Chiuri is also responsible for the introduction of feminist ideas in the Dior collections and fashion shows. "I was summoned by Dior at a particular moment in my life when I was reading a lot of Chimamanda Ngozi Adichie's works, and I faced a confrontation with my daughter Rachel - becoming aware of the complexity of being a woman. But also the beauty of being so. I thought that being the head of a maison like Dior gave me the opportunity to work for other women, focusing on a project that reconciled the idea of femininity with that of feminism. But feminism for me is not a theme to play in the collections. It is a way of looking and reflecting on our time, it is a guide in my work for women, it is giving space to artists, scholars, activists who see that a brand like Dior can communicate and amplify their project and their message in an extraordinary way."
Among the designers interviewed in this portfolio are the icons who have been shaping the fashion over the last 50 years: Rei Kawakubo, Miuccia Prada, and Vivienne Westwood. For others, the instinct and passion for fashion comes from the family - there are women's fashion dynasties such as Fendi, Missoni or Biagiotti, where Lavinia, who succeeded her mother Laura three years ago, recalls that, in the brand's DNA, there is also work of her grandmother Delia. «Mum and I have worked side by side for 21 years. We have been an unpublished duo and, let me be the winner, we have found the alchemical synthesis between different generations and created an inclusive project. We had a precise individual identity but we knew how to be interchangeable. She had a very strong sense of duty: in the backstage of the show, she often worked for 12 hours straight. When we showed signs of slowing down, with her unmistakable grace and calm voice, she said: "We are here to improve." I borrow from my mother, Laura, the motto "draw the future, every day" and the joyful, rigorous and coherent approach in the inexhaustible search for the dress that doesn't exist. My mother taught me the importance of having a vision. She taught me that fashion can build bridges between different worlds, because she believed that it was possible to communicate and share ideas also through beauty."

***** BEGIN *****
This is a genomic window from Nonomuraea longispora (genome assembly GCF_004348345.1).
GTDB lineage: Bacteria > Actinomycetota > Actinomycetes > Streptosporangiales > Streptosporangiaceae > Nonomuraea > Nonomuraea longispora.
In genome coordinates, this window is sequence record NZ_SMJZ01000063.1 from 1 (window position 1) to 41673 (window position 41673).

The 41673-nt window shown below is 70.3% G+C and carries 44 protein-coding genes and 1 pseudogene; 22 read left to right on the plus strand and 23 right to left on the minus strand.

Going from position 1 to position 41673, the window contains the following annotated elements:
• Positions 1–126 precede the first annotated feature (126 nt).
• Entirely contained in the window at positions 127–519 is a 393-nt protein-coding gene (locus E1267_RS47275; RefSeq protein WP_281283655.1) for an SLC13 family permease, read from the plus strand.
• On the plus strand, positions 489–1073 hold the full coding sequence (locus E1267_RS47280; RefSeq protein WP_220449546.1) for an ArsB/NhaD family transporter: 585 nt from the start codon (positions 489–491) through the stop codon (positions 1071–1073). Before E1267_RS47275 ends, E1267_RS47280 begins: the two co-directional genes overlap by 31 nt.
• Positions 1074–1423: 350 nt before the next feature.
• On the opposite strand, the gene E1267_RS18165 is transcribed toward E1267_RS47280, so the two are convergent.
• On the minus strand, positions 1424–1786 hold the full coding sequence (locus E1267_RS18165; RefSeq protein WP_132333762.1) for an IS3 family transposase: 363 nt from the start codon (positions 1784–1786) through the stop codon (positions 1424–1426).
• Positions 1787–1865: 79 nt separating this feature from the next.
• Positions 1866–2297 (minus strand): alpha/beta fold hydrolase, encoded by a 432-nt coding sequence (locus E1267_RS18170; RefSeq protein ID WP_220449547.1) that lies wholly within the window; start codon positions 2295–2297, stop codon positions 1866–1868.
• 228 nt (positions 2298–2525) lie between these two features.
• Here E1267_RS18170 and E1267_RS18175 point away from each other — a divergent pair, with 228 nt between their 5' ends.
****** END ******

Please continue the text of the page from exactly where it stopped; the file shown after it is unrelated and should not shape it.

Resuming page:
Carolina Castiglioni, on the other hand, worked for Marni, the cult brand founded by her mother Consuelo. For her, it was a natural, indeed "physiological" choice to go down the fashion road, assimilated growing alongside of a woman with an eccentric and poetic style at the same time. "I have always lived the feminine fashion. I grew up with my mother, observing, internalising the work of Miuccia Prada and Phoebe Philo at Céline. The aesthetic of Plan C is mine, all I do are garments that I would wear myself, while at Marni I did not share the entirety of the collection. I am an active person, I ride a motorbike, I like special things, not trivial, but I would certainly not go out in the morning in heels and in long skirts. I would define my personal style as creative, I look at art for the colour combinations and I take great inspiration from children, starting with the drawings of my daughter Margherita, which I have used as graphic motifs since the first collection." Perhaps the third generation of Castiglioni stylists is already in the making.